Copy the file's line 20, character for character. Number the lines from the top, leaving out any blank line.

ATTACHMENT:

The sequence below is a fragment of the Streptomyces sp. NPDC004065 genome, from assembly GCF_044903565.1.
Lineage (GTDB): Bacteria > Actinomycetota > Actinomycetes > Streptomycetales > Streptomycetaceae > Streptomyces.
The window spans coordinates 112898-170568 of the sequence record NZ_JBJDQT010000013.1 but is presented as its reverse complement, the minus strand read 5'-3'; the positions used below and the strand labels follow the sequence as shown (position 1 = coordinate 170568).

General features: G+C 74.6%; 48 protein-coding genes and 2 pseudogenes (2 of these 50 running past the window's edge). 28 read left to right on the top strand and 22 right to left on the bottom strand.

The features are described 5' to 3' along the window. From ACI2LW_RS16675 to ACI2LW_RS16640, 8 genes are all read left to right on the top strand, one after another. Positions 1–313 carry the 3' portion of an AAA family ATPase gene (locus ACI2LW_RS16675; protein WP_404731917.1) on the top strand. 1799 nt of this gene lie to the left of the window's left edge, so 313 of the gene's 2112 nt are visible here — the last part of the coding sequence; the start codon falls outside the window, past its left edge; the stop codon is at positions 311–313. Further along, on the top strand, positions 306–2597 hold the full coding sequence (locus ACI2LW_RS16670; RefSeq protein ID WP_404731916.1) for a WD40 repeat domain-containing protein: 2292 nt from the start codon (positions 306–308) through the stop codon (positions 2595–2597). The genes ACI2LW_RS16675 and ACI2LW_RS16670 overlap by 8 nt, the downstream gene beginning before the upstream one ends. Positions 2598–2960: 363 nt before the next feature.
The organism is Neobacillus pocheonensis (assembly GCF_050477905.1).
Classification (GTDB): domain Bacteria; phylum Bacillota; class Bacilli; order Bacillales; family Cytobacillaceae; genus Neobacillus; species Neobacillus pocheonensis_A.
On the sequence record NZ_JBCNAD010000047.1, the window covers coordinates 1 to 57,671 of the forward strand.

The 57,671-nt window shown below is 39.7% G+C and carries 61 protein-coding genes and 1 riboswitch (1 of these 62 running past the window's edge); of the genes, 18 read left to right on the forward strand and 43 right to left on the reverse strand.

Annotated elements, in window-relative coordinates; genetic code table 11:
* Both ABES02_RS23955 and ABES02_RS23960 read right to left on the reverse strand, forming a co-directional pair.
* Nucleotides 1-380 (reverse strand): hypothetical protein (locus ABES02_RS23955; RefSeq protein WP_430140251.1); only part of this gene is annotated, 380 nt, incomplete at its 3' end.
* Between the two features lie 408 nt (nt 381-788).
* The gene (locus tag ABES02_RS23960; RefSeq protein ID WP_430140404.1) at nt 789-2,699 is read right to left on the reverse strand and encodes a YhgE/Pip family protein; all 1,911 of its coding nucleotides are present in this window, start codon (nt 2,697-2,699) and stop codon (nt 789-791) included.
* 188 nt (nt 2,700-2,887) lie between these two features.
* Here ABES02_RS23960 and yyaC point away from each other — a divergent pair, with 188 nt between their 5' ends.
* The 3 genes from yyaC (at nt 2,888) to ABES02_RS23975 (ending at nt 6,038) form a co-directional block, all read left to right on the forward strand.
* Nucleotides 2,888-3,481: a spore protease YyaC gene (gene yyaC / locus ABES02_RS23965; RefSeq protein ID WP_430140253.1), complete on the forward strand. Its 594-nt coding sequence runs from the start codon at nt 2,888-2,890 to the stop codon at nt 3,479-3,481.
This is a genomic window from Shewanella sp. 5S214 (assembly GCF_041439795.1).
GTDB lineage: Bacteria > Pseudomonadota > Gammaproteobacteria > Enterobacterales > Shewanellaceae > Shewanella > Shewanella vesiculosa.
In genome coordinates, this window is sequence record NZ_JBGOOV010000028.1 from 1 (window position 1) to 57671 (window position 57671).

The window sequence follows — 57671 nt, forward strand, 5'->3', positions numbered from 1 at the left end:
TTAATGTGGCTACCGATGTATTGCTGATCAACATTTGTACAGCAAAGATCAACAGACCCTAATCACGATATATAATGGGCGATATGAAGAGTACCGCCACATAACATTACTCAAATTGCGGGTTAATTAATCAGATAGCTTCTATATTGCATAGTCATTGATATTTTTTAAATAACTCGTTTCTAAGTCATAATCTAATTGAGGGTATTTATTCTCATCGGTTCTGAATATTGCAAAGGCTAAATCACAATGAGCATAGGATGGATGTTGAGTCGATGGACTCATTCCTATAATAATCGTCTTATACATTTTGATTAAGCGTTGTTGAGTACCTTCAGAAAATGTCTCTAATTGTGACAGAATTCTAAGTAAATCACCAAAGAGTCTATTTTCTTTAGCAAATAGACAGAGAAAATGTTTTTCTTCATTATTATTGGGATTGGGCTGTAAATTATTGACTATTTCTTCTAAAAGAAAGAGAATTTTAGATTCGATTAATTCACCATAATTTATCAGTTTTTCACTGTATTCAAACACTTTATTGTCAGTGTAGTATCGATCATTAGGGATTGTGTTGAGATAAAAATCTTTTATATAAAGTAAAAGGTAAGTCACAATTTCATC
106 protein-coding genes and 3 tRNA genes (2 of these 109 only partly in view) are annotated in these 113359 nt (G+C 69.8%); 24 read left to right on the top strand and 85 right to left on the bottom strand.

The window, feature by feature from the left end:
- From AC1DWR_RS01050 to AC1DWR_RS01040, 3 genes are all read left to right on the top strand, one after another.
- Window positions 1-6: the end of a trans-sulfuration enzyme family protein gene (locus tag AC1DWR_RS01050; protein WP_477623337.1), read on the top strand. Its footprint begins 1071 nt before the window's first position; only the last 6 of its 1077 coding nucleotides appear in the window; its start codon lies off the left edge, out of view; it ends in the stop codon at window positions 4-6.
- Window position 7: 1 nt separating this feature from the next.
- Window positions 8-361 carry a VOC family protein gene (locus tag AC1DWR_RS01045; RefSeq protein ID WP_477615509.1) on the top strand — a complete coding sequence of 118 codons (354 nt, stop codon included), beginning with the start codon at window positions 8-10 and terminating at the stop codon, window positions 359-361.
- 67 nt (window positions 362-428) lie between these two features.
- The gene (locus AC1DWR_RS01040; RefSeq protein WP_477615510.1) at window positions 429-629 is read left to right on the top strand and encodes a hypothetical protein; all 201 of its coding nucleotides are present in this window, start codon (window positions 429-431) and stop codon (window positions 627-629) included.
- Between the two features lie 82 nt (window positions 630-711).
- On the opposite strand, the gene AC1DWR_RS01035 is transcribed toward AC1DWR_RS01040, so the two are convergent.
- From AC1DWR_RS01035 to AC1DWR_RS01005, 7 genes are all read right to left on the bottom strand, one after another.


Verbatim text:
GTDB lineage: Bacteria > Pseudomonadota > Gammaproteobacteria > Enterobacterales > Shewanellaceae > Shewanella > Shewanella vesiculosa.